Samantha Bee
Comedian Samantha Bee detailed the confusing history of superdelegates on "Full Frontal" on April 11, 2016. TBS

Superdelegates may very well decide the tightening Democratic primary race between Hillary Clinton and Bernie Sanders, so people might as well know what they are, right? Samantha Bee thought so, taking a segment of her "Full Frontal" show Monday to explain (and defend) the mysterious voting system.

Bee went all the way back to detail the complicated history of how the Democratic party decided to institute superdelegates to gain more control over the party's nomination process. As the comedian explained, party elites had handpicked the nominee for decades, until 1968, when voters rioted at the party's convention and the the Democrats decided to let voters have a bigger say. But by the 1980s, party elites wanted to retake some power and moderate the voters' influence.

"The Democratic Party had [overdosed] on democracy," Bee said. "So, in 1982, the grown-ups said enough. From now on Democratic governors, members of Congress, and party movers and shakers get a say."

Bee noted that the party is free to choose its nominee however it wants.

"Political parties are not the government. They are semi-private clubs. If it [the Democratic Party] wanted to, it could choose the nominee with a sorting hat," Bee joked, referencing "Harry Potter."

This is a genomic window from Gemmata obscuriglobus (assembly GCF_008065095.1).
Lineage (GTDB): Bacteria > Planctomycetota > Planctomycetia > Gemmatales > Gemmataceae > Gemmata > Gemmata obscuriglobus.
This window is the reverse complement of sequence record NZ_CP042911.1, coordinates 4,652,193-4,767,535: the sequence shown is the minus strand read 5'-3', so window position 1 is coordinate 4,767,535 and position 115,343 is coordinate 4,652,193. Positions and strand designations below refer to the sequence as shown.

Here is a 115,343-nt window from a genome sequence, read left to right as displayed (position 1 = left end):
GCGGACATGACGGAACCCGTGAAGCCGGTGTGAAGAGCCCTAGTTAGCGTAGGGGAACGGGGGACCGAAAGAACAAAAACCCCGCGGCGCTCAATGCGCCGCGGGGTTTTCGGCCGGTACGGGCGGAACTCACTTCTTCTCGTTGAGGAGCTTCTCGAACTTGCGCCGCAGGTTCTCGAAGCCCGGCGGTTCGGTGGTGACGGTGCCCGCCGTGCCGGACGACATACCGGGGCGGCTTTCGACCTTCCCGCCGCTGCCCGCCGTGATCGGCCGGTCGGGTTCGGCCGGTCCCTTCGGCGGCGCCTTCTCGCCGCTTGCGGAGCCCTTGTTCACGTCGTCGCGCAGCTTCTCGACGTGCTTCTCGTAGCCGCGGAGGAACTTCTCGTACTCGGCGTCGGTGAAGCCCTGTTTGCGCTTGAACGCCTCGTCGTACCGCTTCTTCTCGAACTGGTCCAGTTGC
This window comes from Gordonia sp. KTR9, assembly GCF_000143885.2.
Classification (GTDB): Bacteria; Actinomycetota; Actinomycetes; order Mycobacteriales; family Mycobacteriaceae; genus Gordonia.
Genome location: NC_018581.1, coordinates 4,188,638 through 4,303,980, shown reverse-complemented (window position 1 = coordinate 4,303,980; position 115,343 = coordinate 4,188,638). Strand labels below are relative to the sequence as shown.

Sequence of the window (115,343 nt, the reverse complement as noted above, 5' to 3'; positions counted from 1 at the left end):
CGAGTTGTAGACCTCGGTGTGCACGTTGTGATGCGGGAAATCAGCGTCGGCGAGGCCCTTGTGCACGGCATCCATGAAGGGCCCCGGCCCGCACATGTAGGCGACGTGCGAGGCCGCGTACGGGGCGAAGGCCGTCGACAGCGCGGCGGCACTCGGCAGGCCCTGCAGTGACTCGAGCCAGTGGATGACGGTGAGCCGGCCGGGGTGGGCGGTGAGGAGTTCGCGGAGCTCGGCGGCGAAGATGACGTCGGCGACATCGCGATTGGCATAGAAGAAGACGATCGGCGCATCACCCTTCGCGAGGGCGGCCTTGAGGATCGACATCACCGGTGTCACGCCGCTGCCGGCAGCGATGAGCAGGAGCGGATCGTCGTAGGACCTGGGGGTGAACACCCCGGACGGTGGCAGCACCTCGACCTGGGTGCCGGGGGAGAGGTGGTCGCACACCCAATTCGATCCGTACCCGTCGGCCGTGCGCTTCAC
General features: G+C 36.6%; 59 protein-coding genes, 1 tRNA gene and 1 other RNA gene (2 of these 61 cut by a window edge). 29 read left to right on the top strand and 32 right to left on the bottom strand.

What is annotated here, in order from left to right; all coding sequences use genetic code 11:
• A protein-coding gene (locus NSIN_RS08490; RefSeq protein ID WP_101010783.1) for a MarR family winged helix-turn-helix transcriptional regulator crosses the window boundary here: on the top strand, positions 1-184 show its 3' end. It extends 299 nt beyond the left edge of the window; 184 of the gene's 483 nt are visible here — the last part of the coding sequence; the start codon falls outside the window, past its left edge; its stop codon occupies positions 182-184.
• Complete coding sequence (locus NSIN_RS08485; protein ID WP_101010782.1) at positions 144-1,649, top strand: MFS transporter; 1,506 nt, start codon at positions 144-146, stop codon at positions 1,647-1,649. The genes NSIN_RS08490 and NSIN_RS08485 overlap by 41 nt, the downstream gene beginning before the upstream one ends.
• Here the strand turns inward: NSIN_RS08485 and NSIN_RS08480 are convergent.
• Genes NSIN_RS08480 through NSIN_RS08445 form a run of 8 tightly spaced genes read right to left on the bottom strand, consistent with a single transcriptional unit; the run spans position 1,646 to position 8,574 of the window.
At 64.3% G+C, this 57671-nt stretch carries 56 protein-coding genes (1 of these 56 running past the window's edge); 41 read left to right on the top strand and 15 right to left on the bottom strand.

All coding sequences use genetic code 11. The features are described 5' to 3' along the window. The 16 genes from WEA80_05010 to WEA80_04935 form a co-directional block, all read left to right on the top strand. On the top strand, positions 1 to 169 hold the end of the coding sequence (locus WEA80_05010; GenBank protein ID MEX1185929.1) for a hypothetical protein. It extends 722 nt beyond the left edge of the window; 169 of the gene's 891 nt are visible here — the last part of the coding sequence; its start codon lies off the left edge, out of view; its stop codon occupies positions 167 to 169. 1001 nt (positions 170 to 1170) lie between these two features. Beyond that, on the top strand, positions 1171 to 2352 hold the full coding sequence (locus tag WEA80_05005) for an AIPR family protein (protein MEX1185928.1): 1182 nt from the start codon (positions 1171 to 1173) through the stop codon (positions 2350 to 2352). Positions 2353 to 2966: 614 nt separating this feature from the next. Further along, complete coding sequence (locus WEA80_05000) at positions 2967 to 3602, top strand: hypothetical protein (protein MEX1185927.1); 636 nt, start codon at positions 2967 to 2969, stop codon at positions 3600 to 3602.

The comedian concluded with a prediction that if Sanders did actually catch Clinton in the pledged delegate count — the ones decided by voters — that superdelegates would come around to the Vermont senator. Therefore, she argued, the rage against superdelegates as the product of a rigged system is misplaced, noting that it prevents the possibility of a Democratic Donald Trump.

"Superdelegates' only job is to act in the best interest of the party," Bee continued. "That’s why they have never tried to override the will of the voters. Not because they care about us — they don’t — but because pissing off the voters is bad for their party. If Bernie gets more votes than Hillary, her superdelegates will drop her faster than she drops her fake Southern accent the second she leaves South Carolina."

Watch Samantha Bee explain superdelegates in the clip from TBS' "Full Frontal" below:

Right now, Clinton leads Sanders in the pledged-delegate count with 1,287 delegates to his 1,037. When superdelegates are factored in, Clinton's lead jumps to 1,756 over Sanders' 1,068. Sanders has repeatedly called on the superdelegates to change their minds before the July convention.